As for the future, I return to a point I made at the beginning. We can all sense that things have changed but I think it too early to say what the long term effects of the shock and confusion of those few days of disorder will be. Certainly, there are many more questions to be asked about the elements already identified: a ‘me first’ consumer society; family break down; poor education; unemployment; gangs. For our part, I know that police are already looking hard at the lessons we have to learn and whether we need to adapt our style and tactics to reflect the new reality but let us remember that these were not anti-police riots and British Policing did not fail, it was indeed sorely tested but rose to the challenge.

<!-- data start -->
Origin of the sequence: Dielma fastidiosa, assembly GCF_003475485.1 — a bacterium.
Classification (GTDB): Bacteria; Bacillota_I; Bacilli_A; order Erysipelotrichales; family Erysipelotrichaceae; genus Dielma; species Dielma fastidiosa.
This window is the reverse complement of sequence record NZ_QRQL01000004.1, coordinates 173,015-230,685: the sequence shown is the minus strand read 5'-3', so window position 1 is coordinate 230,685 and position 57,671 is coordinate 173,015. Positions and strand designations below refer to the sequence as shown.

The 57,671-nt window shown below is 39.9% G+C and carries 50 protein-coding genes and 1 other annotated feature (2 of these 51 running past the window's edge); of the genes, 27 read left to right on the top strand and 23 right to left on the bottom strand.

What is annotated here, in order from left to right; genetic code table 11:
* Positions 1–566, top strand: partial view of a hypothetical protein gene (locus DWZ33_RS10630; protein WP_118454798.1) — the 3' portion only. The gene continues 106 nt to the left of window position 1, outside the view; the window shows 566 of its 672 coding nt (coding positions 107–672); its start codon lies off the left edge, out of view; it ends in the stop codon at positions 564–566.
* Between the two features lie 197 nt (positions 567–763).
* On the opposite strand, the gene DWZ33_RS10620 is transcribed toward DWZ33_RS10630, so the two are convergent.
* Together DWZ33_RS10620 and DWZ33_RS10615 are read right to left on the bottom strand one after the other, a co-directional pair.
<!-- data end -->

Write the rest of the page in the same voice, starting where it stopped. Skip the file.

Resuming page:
There are, however, question for us all: for individuals when we look afresh at the question of our personal responsibilities to one another and the wider society; for family members in setting standards and taking responsibility for their conduct and behaviour; for communities in making an honest assessment of how we live together and make contributions with the wider good in mind. And inevitably, there are question for ‘the powers that be’ including the Government, local authorities and the police who exercise authority over communities and make choices on their behalf.